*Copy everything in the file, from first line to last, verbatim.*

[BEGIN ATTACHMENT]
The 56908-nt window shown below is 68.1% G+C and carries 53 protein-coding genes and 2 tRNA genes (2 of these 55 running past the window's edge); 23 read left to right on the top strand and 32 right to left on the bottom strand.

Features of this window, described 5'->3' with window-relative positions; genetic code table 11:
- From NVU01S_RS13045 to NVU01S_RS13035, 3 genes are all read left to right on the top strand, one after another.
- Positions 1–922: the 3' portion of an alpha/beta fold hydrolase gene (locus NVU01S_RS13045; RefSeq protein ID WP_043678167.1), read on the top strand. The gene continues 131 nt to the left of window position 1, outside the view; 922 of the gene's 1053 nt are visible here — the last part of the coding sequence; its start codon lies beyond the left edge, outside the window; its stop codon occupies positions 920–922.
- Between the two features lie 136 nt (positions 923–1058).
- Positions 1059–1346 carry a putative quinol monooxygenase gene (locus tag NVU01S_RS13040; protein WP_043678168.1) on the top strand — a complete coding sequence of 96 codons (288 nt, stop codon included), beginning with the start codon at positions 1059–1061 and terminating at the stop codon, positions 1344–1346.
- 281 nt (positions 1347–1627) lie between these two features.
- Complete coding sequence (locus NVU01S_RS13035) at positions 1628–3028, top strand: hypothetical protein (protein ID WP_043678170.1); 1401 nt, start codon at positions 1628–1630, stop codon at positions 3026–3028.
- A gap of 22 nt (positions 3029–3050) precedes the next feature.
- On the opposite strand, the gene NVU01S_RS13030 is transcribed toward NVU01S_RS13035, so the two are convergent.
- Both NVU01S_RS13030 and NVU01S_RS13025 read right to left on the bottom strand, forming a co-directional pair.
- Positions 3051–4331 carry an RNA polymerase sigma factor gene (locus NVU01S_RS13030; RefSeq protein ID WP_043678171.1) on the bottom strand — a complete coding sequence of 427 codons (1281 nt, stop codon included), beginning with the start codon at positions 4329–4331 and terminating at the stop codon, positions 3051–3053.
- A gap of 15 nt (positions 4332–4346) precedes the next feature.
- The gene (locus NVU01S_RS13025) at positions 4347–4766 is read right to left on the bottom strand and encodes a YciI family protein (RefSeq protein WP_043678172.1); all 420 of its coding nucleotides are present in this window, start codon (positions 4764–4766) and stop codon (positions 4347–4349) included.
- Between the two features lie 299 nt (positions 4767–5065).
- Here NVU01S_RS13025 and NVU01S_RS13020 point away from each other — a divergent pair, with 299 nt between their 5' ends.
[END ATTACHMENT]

The 56908-nt window shown below is 68.1% G+C and carries 53 protein-coding genes and 2 tRNA genes (2 of these 55 running past the window's edge); 23 read left to right on the top strand and 32 right to left on the bottom strand.

Features of this window, described 5'->3' with window-relative positions; genetic code table 11:
- From NVU01S_RS13045 to NVU01S_RS13035, 3 genes are all read left to right on the top strand, one after another.
- Positions 1–922: the 3' portion of an alpha/beta fold hydrolase gene (locus NVU01S_RS13045; RefSeq protein ID WP_043678167.1), read on the top strand. The gene continues 131 nt to the left of window position 1, outside the view; 922 of the gene's 1053 nt are visible here — the last part of the coding sequence; its start codon lies beyond the left edge, outside the window; its stop codon occupies positions 920–922.
- Between the two features lie 136 nt (positions 923–1058).
- Positions 1059–1346 carry a putative quinol monooxygenase gene (locus tag NVU01S_RS13040; protein WP_043678168.1) on the top strand — a complete coding sequence of 96 codons (288 nt, stop codon included), beginning with the start codon at positions 1059–1061 and terminating at the stop codon, positions 1344–1346.
- 281 nt (positions 1347–1627) lie between these two features.
- Complete coding sequence (locus NVU01S_RS13035) at positions 1628–3028, top strand: hypothetical protein (protein ID WP_043678170.1); 1401 nt, start codon at positions 1628–1630, stop codon at positions 3026–3028.
- A gap of 22 nt (positions 3029–3050) precedes the next feature.
- On the opposite strand, the gene NVU01S_RS13030 is transcribed toward NVU01S_RS13035, so the two are convergent.
- Both NVU01S_RS13030 and NVU01S_RS13025 read right to left on the bottom strand, forming a co-directional pair.
- Positions 3051–4331 carry an RNA polymerase sigma factor gene (locus NVU01S_RS13030; RefSeq protein ID WP_043678171.1) on the bottom strand — a complete coding sequence of 427 codons (1281 nt, stop codon included), beginning with the start codon at positions 4329–4331 and terminating at the stop codon, positions 3051–3053.
- A gap of 15 nt (positions 4332–4346) precedes the next feature.
- The gene (locus NVU01S_RS13025) at positions 4347–4766 is read right to left on the bottom strand and encodes a YciI family protein (RefSeq protein WP_043678172.1); all 420 of its coding nucleotides are present in this window, start codon (positions 4764–4766) and stop codon (positions 4347–4349) included.
- Between the two features lie 299 nt (positions 4767–5065).
- Here NVU01S_RS13025 and NVU01S_RS13020 point away from each other — a divergent pair, with 299 nt between their 5' ends.